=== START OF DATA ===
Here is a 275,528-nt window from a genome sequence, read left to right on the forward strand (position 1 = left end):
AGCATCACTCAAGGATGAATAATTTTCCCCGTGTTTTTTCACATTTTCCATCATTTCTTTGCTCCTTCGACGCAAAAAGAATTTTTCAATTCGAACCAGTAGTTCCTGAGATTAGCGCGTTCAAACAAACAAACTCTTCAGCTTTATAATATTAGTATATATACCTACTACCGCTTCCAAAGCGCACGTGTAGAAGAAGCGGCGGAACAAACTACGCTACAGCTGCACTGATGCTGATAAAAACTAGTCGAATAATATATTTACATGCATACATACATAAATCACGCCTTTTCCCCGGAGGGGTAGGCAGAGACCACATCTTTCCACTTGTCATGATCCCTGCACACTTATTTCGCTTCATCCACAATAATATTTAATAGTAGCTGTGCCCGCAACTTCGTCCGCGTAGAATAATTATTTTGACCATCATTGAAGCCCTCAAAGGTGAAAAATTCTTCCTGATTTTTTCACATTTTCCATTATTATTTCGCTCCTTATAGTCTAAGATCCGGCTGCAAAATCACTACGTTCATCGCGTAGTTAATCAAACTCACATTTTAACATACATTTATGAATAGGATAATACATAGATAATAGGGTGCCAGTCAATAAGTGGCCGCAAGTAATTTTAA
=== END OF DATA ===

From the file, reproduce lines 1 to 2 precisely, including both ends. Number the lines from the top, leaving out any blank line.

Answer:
Here is a 275,528-nt window from a genome sequence, read left to right on the forward strand (position 1 = left end):
AGCATCACTCAAGGATGAATAATTTTCCCCGTGTTTTTTCACATTTTCCATCATTTCTTTGCTCCTTCGACGCAAAAAGAATTTTTCAATTCGAACCAGTAGTTCCTGAGATTAGCGCGTTCAAACAAACAAACTCTTCAGCTTTATAATATTAGTATATATACCTACTACCGCTTCCAAAGCGCACGTGTAGAAGAAGCGGCGGAACAAACTACGCTACAGCTGCACTGATGCTGATAAAAACTAGTCGAATAATATATTTACATGCATACATACATAAATCACGCCTTTTCCCCGGAGGGGTAGGCAGAGACCACATCTTTCCACTTGTCATGATCCCTGCACACTTATTTCGCTTCATCCACAATAATATTTAATAGTAGCTGTGCCCGCAACTTCGTCCGCGTAGAATAATTATTTTGACCATCATTGAAGCCCTCAAAGGTGAAAAATTCTTCCTGATTTTTTCACATTTTCCATTATTATTTCGCTCCTTATAGTCTAAGATCCGGCTGCAAAATCACTACGTTCATCGCGTAGTTAATCAAACTCACATTTTAACATACATTTATGAATAGGATAATACATAGATAATAGGGTGCCAGTCAATAAGTGGCCGCAAGTAATTTTAA